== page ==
AUSTIN — The head of Dallas-based Southwest Airlines held out hope Friday that its pilots will ratify a new contract, while warning that the airline industry is still grappling with hard times.
Gary Kelly, Southwest’s chairman, president and CEO, also expressed opposition to federal legislation mandating a proposed passengers’ bill of rights but said airlines may need to voluntarily do more to aid passengers “imprisoned” by hours-long delays on the tarmac. Kelly was the keynote speaker at the Austin Economic Club.
On Thursday, the board of the Southwest Airlines Pilots Association unanimously voted to send a new tentative agreement to its 5,900 members for a ratification vote from Oct. 2 through Nov. 1. Pilots narrowly rejected a previous tentative agreement in June.
“It’ll be up to the pilots and, obviously, I’m hopeful that they will ratify the contract,” Kelly told reporters after his speech.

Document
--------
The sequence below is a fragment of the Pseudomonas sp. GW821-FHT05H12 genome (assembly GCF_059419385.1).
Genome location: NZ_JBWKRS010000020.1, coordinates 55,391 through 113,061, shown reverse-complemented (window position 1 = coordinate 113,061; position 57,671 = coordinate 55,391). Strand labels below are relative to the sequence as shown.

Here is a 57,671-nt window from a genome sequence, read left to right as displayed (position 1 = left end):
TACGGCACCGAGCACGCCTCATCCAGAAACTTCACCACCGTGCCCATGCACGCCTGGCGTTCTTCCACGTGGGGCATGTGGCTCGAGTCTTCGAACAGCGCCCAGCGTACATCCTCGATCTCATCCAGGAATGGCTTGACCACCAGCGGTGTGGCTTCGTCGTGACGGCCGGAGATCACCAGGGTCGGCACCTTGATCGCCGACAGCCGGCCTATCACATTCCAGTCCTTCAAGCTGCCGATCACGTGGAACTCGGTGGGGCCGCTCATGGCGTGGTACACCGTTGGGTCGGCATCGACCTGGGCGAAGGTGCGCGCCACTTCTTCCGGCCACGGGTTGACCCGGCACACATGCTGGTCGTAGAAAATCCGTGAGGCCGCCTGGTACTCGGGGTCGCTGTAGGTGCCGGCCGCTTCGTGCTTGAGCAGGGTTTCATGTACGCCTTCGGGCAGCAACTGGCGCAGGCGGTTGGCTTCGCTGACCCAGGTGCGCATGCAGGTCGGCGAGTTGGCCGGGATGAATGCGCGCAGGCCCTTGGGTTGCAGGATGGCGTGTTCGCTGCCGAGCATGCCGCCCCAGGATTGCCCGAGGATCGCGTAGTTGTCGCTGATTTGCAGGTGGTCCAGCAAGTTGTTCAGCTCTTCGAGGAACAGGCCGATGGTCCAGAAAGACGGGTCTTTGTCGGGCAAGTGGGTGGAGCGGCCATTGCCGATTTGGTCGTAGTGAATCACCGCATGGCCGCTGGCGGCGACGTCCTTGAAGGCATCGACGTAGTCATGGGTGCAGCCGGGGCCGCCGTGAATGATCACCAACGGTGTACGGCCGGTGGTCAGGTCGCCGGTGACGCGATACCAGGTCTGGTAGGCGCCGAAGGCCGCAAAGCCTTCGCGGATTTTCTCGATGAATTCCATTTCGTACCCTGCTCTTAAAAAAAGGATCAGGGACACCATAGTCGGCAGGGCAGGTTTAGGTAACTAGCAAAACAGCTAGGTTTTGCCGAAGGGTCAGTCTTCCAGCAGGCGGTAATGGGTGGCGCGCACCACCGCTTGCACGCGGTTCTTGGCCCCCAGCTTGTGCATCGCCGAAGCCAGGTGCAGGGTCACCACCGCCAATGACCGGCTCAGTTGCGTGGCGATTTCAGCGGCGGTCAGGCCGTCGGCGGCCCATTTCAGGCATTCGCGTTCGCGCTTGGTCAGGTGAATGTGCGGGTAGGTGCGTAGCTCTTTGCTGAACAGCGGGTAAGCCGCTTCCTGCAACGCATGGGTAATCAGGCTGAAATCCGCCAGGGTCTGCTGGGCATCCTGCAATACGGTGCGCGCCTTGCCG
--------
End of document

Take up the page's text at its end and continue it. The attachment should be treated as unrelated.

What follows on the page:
The new five-year agreement contains three 2 percent raises and two raises based on profitability. It also includes an increase in the company’s 401(k) match and restricts how much Southwest’s capacity can be used for its codeshare partners, Canada’s WestJet and Mexico’s Volaris.
Neal Hanks, the union’s communications director, said union leaders polled members after the June vote in an attempt to make improvements.
“They’ll just have to look at the contract language when it’s available to them and make a decision on [whether] this will meet their needs,” he said.
Kelly said Southwest, the nation’s leading low-fare carrier, is weathering the nation’s economic downturn better than many of its struggling competitors but still faces uncertainty in what he called “the worst recession we have ever seen.”
“The good news is we’re outperforming our peer group, but the bad news is it’s still a very difficult economy,” he said, citing rising and unpredictable fuel prices as one of the industry’s biggest concerns.
Addressing the passenger rights legislation, Kelly, whose company has not been among those blamed for excessive ground delays, said airlines need to make sure passengers have water and food and are comfortable. But he said the legislation would take decision-making away from the airlines, who he said closely monitor long delays.
“The worst thing to do is cancel the flight,” said Kelly. “Our view is to get the customer to where they want to go that day.”